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GERMAN WORD OF THE DAY

German word of the day: Das Bützchen 

Carnival season in Germany usually means you can expect one or two pecks on the cheek.

German word of the day: Das Bützchen 
Photo: Francesco Ungaro / Unsplash + Nicolas Raymond / flickr

February is in full swing, which can only mean one thing in Germany: carnival is around the corner.

In big cities across Germany carnival fans eagerly await the so-called “fifth season”. Although it technically began back in November, February and March is when the largest festivities kick off. This joyous occasion is often accompanied by one, or usually many, Bützchen.

What is ein Bützchen?

In pre-corona times if you attended a carnival celebration in Germany you would expect little to no social distancing. Instead, you’d find yourself in dense crowds and may be given a peck on the cheek (and sometimes mouth) by total strangers – a form of greeting known as a Bützchen.

A tradition originating from the Rhineland area, the kiss symbolises happiness and celebration. 

Regional dialects may also call it a Bützje, and the corresponding verb is bützen. The term, translating to “little kiss” according to the Duden dictionary, comes from the late Middle High German word butzen, meaning to push. A synonym which is used more widely across Germany is Küsschen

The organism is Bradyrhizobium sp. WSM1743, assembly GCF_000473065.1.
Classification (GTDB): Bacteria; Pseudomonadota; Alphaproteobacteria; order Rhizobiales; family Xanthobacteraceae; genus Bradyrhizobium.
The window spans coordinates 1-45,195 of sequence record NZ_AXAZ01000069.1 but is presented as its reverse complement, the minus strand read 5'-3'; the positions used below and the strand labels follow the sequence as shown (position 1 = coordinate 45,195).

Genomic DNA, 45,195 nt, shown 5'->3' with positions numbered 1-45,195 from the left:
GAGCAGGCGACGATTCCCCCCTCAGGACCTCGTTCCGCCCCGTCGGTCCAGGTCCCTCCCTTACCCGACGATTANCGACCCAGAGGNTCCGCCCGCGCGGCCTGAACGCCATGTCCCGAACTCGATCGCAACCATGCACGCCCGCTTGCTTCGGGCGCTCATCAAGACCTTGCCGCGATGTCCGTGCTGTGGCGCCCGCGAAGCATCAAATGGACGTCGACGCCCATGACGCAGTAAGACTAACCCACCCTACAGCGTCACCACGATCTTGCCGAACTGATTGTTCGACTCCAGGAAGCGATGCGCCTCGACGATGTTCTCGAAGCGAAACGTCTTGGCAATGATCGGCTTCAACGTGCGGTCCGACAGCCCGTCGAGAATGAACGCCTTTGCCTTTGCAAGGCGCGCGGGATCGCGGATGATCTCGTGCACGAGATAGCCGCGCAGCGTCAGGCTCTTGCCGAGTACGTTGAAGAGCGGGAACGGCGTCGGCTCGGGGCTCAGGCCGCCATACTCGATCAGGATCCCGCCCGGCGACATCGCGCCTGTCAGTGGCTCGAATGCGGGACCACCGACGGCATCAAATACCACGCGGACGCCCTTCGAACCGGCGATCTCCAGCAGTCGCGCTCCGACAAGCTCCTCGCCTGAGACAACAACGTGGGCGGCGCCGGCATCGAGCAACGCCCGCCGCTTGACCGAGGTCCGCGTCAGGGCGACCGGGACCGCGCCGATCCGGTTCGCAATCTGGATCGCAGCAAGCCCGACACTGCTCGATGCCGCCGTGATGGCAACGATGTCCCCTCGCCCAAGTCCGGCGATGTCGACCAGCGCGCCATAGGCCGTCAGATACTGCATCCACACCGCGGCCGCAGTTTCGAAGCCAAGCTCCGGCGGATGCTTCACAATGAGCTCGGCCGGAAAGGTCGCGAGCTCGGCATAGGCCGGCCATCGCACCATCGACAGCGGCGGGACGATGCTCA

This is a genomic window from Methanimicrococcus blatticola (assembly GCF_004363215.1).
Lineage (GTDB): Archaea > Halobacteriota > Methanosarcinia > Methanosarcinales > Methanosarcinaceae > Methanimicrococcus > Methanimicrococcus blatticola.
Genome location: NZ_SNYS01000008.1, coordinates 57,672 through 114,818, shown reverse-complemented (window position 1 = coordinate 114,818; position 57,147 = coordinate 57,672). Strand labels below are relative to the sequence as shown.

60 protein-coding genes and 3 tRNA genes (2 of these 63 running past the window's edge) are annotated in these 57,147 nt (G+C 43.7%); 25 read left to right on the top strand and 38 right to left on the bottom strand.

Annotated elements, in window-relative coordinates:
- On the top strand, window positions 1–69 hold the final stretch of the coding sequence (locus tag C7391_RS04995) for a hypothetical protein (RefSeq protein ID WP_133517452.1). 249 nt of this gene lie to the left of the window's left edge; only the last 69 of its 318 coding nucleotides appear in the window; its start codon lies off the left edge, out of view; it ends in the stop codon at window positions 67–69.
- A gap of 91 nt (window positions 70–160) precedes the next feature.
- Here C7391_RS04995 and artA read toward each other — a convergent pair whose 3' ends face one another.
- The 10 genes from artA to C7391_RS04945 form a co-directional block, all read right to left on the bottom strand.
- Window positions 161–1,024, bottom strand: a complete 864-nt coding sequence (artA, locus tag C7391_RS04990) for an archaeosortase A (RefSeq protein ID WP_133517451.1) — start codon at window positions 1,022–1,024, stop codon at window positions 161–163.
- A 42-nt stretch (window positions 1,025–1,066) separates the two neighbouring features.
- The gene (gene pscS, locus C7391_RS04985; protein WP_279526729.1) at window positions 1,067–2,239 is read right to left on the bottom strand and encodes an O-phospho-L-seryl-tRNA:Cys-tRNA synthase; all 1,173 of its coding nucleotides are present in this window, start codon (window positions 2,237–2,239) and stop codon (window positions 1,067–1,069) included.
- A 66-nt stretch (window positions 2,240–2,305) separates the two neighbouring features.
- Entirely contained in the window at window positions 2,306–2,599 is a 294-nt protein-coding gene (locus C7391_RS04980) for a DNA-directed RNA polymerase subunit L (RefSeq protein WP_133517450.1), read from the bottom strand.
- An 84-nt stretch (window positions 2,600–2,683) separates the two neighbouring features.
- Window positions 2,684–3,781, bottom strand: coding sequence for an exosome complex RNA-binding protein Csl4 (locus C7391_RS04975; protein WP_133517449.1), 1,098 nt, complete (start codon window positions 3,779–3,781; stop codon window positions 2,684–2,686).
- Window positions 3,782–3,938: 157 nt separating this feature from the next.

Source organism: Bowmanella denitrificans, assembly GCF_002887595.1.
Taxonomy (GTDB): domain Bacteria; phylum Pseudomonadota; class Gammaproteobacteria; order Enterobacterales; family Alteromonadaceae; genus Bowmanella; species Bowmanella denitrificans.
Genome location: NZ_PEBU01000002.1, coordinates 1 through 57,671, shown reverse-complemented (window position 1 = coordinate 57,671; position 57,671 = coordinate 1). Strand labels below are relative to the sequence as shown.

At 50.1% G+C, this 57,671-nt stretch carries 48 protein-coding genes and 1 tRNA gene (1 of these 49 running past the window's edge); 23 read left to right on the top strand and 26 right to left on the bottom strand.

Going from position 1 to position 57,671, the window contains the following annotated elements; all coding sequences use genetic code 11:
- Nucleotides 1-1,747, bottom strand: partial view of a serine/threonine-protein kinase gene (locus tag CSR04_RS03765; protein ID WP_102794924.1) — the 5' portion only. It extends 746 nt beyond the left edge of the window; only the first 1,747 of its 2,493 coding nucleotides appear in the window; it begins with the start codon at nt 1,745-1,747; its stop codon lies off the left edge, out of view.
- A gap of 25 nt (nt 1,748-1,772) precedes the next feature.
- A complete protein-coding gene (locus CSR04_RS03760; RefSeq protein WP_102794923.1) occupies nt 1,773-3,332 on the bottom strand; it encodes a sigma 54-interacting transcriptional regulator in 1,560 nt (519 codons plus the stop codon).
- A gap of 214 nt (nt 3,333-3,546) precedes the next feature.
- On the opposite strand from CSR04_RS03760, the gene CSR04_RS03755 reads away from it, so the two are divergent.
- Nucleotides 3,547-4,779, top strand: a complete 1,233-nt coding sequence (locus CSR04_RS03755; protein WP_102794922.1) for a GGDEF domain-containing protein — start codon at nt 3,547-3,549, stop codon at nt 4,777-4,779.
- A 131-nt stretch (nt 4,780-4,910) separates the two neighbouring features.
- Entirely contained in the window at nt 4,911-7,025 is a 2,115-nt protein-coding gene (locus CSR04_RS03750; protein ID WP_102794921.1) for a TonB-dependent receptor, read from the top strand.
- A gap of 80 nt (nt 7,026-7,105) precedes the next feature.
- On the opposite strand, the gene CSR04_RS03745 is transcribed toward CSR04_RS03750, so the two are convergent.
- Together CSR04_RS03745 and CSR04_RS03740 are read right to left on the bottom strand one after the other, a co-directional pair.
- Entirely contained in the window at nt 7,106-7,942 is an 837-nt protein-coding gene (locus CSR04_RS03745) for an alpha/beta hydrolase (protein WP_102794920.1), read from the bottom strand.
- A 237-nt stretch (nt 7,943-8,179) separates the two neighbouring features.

Rosenmontag, which this year falls on February 28th, is the high point of the Karneval and it usually includes hundreds of floats passing through cities or towns that celebrate. 

This year it will be scaled back once again due to the pandemic, but there will still be some celebrations (and, of course, you can mark the day at home by dressing up in a very colourful outfit and planting a Bützje on your loved ones. 

Two Karneval revellers share a kiss on Rosenmontag.

Archive photo shows two Karneval revellers sharing a Bützchen on Rosenmontag. Photo: picture alliance / dpa | Julian Stratenschulte

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Examples:

Darf ich dir ein Bützchen geben?